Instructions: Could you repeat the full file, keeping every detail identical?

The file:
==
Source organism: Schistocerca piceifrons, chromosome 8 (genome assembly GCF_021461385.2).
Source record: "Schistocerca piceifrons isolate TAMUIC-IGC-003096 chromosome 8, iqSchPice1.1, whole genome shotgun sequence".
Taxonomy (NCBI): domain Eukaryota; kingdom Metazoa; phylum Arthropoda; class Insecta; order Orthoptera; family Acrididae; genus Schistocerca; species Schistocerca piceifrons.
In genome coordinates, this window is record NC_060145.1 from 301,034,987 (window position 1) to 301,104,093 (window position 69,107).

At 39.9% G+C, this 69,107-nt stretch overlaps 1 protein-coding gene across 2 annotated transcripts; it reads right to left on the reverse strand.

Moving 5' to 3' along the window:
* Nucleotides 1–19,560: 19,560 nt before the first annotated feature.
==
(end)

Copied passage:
Source organism: Schistocerca piceifrons, chromosome 8 (genome assembly GCF_021461385.2).
Source record: "Schistocerca piceifrons isolate TAMUIC-IGC-003096 chromosome 8, iqSchPice1.1, whole genome shotgun sequence".
Taxonomy (NCBI): domain Eukaryota; kingdom Metazoa; phylum Arthropoda; class Insecta; order Orthoptera; family Acrididae; genus Schistocerca; species Schistocerca piceifrons.
In genome coordinates, this window is record NC_060145.1 from 301,034,987 (window position 1) to 301,104,093 (window position 69,107).

At 39.9% G+C, this 69,107-nt stretch overlaps 1 protein-coding gene across 2 annotated transcripts; it reads right to left on the reverse strand.

Moving 5' to 3' along the window:
* Nucleotides 1–19,560: 19,560 nt before the first annotated feature.